She’s got more than enough presence and experience to make that work though, her perfectly constructed baroque pop embracing theatrics without ever veering into melodrama. Songs like ‘Tree’ and ‘Heart Full Of Beef’, in particular, highlight a grace that’s undercut by gravel, propped up by a refreshing experimental streak and an oil-slick voice.
Friday evening gives TGA a chance to go back to the Norwich Arts Centre, a deconsecrated church that serves as the city’s – if not the country’s – most charming venue. London-based Kid Wave are first up, all washed in summer and high reverb. It takes a while to click, but eventually their sun-scarred Polaroids of songs come together. Every song here could be laid on top of that Smashing Pumpkins video for ‘Today’, each one a memory of a drive through Southern California that doesn’t really have to have taken place. Serra Petale on drums is the only member who seems to have let loose and hit the ground running and her energy holds the interest as tracks blur into one another. Maybe it’s the weather outside, but it only really feels relevant in fits and starts.
Down the road at The Mash Tun, there’s a more beer-stained crowd gathered for Black Mothwhose more blues and weed induced moments hit the mark in an otherwise conventional metal set. Harriet Bevan’s vocals work best at the top of their range, punctuating the riffs rather than just enabling them. But TGA isn’t half as drunk as anyone here, especially not the man trying to fist-bump a guitarist mid-solo.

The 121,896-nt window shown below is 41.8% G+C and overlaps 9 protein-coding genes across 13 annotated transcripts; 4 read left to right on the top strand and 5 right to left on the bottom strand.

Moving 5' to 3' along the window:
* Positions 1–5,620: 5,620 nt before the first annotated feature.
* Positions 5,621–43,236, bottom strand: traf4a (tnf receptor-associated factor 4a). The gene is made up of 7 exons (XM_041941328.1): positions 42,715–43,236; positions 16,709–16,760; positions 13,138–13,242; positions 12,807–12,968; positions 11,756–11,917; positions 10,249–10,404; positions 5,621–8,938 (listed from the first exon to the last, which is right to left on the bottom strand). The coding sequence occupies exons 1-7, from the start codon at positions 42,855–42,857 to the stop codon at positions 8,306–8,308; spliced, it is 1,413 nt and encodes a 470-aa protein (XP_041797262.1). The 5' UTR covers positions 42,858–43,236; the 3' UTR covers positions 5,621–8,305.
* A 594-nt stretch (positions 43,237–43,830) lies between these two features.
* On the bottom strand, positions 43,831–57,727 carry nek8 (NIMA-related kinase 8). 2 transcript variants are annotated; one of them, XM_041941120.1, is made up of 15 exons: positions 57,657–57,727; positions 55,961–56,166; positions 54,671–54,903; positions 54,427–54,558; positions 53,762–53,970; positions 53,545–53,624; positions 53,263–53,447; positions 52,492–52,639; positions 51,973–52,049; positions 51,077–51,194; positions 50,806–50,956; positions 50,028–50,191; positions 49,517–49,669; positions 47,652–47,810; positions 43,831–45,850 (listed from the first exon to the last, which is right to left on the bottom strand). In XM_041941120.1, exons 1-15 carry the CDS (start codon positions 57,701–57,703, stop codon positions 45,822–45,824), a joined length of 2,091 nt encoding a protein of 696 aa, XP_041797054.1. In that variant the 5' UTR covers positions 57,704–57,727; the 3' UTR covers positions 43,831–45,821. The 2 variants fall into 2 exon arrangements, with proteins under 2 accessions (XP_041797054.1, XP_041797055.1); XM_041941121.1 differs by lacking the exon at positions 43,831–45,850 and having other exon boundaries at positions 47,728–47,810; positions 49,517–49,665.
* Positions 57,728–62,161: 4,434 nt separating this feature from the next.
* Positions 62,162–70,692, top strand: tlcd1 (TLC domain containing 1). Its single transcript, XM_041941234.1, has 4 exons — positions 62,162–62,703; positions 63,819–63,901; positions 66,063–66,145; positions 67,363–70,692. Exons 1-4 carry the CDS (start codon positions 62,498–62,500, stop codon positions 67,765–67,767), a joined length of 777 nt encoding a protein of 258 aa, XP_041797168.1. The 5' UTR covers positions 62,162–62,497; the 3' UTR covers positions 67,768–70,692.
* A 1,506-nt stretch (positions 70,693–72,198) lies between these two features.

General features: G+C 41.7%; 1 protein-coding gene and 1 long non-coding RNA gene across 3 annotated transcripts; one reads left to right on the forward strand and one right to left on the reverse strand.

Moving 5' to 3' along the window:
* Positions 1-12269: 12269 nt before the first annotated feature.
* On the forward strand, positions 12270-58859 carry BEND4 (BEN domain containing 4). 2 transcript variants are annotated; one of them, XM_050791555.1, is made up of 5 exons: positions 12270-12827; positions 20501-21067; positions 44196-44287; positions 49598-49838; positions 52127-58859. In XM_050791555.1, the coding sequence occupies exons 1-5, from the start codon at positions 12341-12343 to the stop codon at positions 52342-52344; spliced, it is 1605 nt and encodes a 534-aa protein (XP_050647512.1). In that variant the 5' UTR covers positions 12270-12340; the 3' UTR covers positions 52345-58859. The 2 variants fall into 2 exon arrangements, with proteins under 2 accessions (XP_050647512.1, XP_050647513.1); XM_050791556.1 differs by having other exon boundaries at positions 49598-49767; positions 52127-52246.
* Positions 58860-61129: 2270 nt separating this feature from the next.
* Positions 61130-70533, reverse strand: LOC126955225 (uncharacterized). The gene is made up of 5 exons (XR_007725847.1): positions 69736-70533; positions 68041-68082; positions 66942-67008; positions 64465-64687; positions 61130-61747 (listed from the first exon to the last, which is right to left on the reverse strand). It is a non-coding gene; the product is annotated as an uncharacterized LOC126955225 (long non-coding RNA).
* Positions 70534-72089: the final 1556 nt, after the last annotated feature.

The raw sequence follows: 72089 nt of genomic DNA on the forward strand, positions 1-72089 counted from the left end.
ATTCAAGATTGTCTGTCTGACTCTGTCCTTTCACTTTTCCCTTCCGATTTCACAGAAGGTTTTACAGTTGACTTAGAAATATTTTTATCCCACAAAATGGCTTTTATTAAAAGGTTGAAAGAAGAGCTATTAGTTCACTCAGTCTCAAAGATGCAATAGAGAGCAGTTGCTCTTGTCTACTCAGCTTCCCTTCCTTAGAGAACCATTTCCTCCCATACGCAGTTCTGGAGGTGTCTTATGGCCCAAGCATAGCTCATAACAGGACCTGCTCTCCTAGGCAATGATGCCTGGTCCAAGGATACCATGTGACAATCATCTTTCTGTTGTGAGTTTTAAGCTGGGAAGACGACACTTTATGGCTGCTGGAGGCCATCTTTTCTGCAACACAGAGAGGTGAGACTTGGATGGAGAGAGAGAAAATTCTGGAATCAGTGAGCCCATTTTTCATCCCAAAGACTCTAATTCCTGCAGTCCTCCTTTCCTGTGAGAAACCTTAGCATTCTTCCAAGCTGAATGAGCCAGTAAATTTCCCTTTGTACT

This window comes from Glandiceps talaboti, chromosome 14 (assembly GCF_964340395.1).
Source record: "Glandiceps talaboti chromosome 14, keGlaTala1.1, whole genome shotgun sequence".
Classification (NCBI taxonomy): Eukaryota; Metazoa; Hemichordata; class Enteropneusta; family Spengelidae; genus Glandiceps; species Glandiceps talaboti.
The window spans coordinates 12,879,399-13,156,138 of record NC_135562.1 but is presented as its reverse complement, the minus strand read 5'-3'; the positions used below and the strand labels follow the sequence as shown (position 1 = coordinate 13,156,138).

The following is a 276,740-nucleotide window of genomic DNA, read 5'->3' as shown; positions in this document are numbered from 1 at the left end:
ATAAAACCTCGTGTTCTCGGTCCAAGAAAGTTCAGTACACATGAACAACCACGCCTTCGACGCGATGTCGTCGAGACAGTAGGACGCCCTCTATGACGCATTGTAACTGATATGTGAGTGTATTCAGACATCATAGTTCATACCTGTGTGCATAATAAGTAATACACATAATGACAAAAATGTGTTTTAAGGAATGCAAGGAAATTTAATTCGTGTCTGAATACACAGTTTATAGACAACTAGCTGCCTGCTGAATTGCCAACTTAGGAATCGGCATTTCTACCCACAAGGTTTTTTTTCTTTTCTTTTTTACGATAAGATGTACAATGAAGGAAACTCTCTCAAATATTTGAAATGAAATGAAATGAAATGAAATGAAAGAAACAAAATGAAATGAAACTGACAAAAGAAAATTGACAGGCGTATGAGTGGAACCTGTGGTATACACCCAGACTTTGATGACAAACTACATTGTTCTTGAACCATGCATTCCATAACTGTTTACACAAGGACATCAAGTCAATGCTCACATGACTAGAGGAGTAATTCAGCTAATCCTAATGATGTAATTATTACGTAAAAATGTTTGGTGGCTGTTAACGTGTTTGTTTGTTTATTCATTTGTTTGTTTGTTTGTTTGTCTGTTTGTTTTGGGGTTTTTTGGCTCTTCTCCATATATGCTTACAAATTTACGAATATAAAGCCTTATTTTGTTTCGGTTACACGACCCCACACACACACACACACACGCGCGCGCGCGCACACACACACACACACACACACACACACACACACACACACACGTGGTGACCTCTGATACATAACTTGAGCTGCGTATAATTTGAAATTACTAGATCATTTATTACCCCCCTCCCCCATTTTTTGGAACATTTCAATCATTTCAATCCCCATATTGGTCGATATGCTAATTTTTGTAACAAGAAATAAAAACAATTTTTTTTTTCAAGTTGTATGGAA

It might explain why Pony and Trap play to a half-empty room. Theirs is a set that never takes off despite the duo’s tireless efforts. Tom Meyer is a genuinely creative guitarist who adds a refreshing flourish to every bright pop song they throw out and Sally Rafferty is an energetic frontwoman with a great voice. What’s more, there’s a chemistry between the two of them that makes the whole thing move.
But the format is flawed. Though the electronic drums and basslines that underpin the band on record add something joyously artificial, on stage it feels empty. It’s partly because the pre-made tracks themselves don’t sound artificial enough in the first place, instead doing a decent enough impression of a drummer to make you wish there was one on stage.